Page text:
Meeting other people who enjoy and respect disabled people is continually the joy that makes my life real. It's a gift I believe we all have, we just have to be willing to be in touch with that ability.

Anyway Mike, I would appreciate your letting everyone know just how much I appreciated their being here. Our paths may never cross again, but I will always remember having met you.



P.U.S.H. "guys" pictured below. Photo on the right is their leader, Mike.
(By the way, I just noticed this, but doesn't the guy in the foreground of the group shot look like Matt Damon... just a little?)

Sunday, April 6, 2008

Maggie The Pie-Dog -- how many second chances?

I'm a big fan of second chances. I came by some of the best things due to second chances... some of my best friends, my passion for biking, heck, my whole life is based on one giant second chance, but that's another story -- this story is about the second chance that was my Maggie-pie.

Maggie, my late golden retriever mix, a.k.a. "The Sweetest Dog in the Land" maintained a good reputation as mischief-maker during her 12 years with me, not to mention her first year of life before our paths crossed.

The family who had placed the ad in the paper looking for a new home for Maggie had struggled with their decision. Happy-go-lucky, typically golden, Maggie had a hard time spending her days in the tiny bathroom of their rented duplex where they moved from a farm following the parents' divorce. Unfortunately, when mom, the kids and Maggie moved to the duplex, Maggie could not be trusted home alone. I don't blame her... she was only a year old and had lots of energy and joy to share and she was having to spend a lot of it indoors in the only room in the house she couldn't destroy. Her first family asked for a better life for her and I had promised to give Maggie a second life with me at camp, where she could spend her energy outdoors running around with me. Responding to the classified ad one rainy summer night I went to meet Maggie. She greeted me as if we were already best friends. I wasn't sure I wanted a dog of my own until that moment. Her welcoming greeting sealed the deal. I became her second chance.

Her first five minutes in my house, a basement apartment at Camp Courageous during my tenure as Respite Care and Volunteer Coordinator, involved her hurriedly inspecting the entire place. A venture taking all of 10 seconds as the place consisted of four rooms including the bathroom. Following her inspection of the place, she picked up the bowl of water I had filled for her and she flung it across the room, bathing most of two rooms with the contents. She followed that up by running down the hall and taking a gigantic dump.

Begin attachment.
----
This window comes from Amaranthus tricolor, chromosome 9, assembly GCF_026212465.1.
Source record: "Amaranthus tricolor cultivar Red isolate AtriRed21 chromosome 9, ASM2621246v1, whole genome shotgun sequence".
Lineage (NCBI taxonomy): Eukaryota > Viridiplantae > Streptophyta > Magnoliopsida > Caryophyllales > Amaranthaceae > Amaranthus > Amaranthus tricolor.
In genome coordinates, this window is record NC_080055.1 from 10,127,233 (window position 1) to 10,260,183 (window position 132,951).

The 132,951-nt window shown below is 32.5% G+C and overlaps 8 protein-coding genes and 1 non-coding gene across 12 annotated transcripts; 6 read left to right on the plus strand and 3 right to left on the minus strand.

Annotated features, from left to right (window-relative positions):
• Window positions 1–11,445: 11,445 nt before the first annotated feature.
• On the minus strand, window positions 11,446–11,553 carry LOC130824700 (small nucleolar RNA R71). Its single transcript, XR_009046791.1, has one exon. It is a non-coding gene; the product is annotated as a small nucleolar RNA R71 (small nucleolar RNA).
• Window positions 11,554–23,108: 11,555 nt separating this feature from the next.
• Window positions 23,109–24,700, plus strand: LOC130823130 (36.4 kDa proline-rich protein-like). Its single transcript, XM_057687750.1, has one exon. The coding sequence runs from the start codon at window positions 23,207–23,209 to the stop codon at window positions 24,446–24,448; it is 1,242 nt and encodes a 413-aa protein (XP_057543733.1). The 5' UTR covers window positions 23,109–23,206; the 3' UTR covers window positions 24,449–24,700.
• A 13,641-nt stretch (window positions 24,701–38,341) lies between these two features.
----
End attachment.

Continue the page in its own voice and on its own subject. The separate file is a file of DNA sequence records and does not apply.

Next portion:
Every day for the first week she would manage to run away from me, chew some furniture or books or shoes. Basically frustrating me to the edge of my breaking point. During so many years at Camp Courageous (a year round camp for physically and mentally disabled children and adults) as Counselor, Activity Specialist and then Respite Care and Volunteer Coordinator I learned many behavior management techniques, which have more to do with your own patience, creativity and ability to dig deeper into both wells as they get tested to breaking points sometimes on a weekly basis, sometimes hourly and even other times on a minute-to-minute basis. Now, I'm not saying this to compare campers to dogs. No way. It's just to say that my frustration threshold is (or maybe "was") pretty high due to the regular pushing of limits by circumstances, behaviors and regular lack of sleep. So, the idea of a good natured happy dog like Maggie pushing me to the edges of it, now seems amusing.

At the time though, surrounded by chewed furniture, books, shoes, and Pepsi bottles, with a sore throat from yelling for Maggie each time she ran off I neared tears from my internal struggle between desire to be a responsible adult and desire for a peaceful home life with whole furniture and shoes. But I couldn't go back on my promise. Besides, what kind of lessons do you learn from having hole-less shoes, books free of bite marks? The struggles enrich life, right? So, I figured what the heck -- I can definitely become a slightly better person at the very least. And then what about that initial greeting... how could I forget that in my decision-making? I went with the responsible adult choice and kept my promise to the Magpie's first family.

A week or so after deciding to give it another go, Maggie and I had started to understand each other better. Don't get me wrong, she still frustrated the hell out of me for a while and never really lost that naughty streak -- as many upcoming stories will reveal. We found things that were OK for her to chew on. I found things at the pet store, the usuals, you know, bones, rawhide chews, cow hooves, etc; she found them in the woods. Are there "usuals" in this category? Maggie's self-selected chew toys included some wild pumpkins she found growing in the woods, sticks, logs... yes, firewood sized hunks of wood. For a long time she had a flat football that she took with her wherever we went. Something like Linus and his blanket. The "running off" issue took a little more training on both our parts but eventually Maggie and I could go places together without a leash.

For some reason, Maggie christened every house that she and I moved into in the same manner of that first dump in the hallway. I never figured that one out. She always seemed embarrassed afterward. Maybe she couldn't contain her nervous excitement. I don't know. It's easy to remember the incidents, accidents and misdeeds with specific stories and details. But the conglomerated memories of the daily unadulterated delight upon my return home, and the rituals of feeding, play and grooming, and just the un-conflicted companionship balance the rest and turn them into funny stories.

Either way, Maggie reinforced one of my favorite life lessons. Now and forever -- big fan of second chances.


Jack is the son of my friends and teammates Jen and Marty Hoeger.
He has a compelling message.